Ali Bailey, Directors UK Head of Campaigns, fills us in on the implications of the Government’s latest Budget, including controversial (and soon reversed) plans to raise National Insurance contributions for freelancers.
This was a minimalist Budget as they go, with a couple of major announcements and few of the bells and whistles that had become customary in the pre-May era. In many ways the most notable issue was highlighted by its absence, with Brexit not receiving a single mention.
The Government has clearly begun to give careful consideration to self-employment, reflecting the fact that it now accounts for 15% of the workforce. However, the budget announcements made last week failed to strike a balance. A desire to align certain parts of the taxation system is understandable, however it was an ill-considered move to adjust the National Insurance contributions of the self-employed so that they are closer to those of regular employees.
The self-employed are typically paid much less than employees – £240 per week, compared to £400 for the average worker – added to which their incomes have fallen over the last 10 years. With freelancers continuing to miss out on many of the basic rights employees enjoy, including statutory sick pay and paid parental leave, the move was always going to meet with resistance. To strike a balance between employees and freelancers requires a wholesale review of the modern world of work and current labour market trends.
The Government would have been wise to wait for the conclusions of the Taylor review, which Directors UK recently contributed to and is due in June 2017. This would have provided the ideal opportunity to reconsider the rights and obligations each worker has in their different guises.
So it did not come as a total shock that only a week after Chancellor Philip Hammond announced the plan last Wednesday, he has since been forced into a bruising U-turn amidst wide-ranging criticism, not least from his own MPs, who pointed to their 2015 manifesto promise not to increase taxes.
However, having originally estimated a sum of over £2bn generated from NICs by the end of 2021-22, Hammond has now indicated that the shortfall will have to be funded through measures in the Autumn Budget. It seems safe to say that the Government has the self-employed and the wider gig economy firmly in its sights, and that it plans to overhaul the taxation system in the coming months and years. The Chancellor must bear in mind that the growth in self-employment (now at 4.8m) – which has delivered the highest employment levels in decades – is likely to be impacted by any punitive tax rises that subsequently cause workers to have second thoughts about being freelance.
The recent announcement of an industrial strategy for the Creative Industries is a clear recognition of how much the success of the sector has helped drive the UK’s economic growth in recent years. Still, it was disappointing that the focus placed on the value of STEM (science, technology, engineering and maths) innovation and development was not fully extended to the Creative Industries, continuing to prevent them from having access to the Industrial Challenge Fund.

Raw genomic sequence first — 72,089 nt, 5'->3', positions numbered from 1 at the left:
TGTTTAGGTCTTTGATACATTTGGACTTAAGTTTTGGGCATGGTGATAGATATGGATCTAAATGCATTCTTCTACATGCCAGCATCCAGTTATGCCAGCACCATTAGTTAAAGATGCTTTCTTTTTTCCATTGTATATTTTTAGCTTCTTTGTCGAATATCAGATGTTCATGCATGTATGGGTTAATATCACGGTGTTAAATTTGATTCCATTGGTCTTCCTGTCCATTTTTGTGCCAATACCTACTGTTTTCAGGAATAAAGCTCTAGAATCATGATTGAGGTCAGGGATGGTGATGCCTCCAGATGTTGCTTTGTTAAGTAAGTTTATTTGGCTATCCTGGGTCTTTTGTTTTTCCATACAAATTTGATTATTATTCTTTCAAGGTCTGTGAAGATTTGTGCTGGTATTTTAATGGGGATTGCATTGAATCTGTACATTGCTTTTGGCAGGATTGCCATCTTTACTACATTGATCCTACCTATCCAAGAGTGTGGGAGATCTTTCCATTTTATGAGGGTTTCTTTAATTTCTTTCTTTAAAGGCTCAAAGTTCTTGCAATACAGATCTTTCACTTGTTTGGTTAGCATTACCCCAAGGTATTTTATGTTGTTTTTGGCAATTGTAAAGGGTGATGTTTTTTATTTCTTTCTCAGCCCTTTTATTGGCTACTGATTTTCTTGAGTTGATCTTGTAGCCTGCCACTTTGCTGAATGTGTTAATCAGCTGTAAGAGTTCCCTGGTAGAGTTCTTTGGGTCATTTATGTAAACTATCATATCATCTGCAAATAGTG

The budget further highlighted the disjoint between education, skills and training and the future talent pipeline needed for the Creative Industries to maintain growth. By focusing solely on investment in schools the Government is failing to adequately address what is actually being taught, and thus failing to repair the disjoint more effectively. Without offering any creative subjects in all schools — including academies and free schools — young people will not be able to pursue careers in the creative economy, which already accounts for one in eleven of the UK's workforce.
Childcare and Returnships
The Government’s announcements on free childcare provision will have been welcomed by self-employed families and the one in seven freelancers who are working mothers. These measures go some way to reducing some of the problems that formal childcare poses. With the gender pay gap only significantly widening once women begin to leave the labour market to have children, policies targeted at softening its financial impact are vital to reducing structural inequalities in earnings between genders. However, the funding on offer for the free entitlement is not enough to cover basic costs — and this is likely to mean either staffing levels are cut or parents are expected to ‘top up’ entitlements for good quality care.
The introduction of Returnships with an additional £5m for return-to-work schemes is a welcome intervention as it predominantly targets women returning from maternity breaks. However, such a relatively paltry sum should be viewed as merely establishing an important principle, as in practice it will not stretch very far.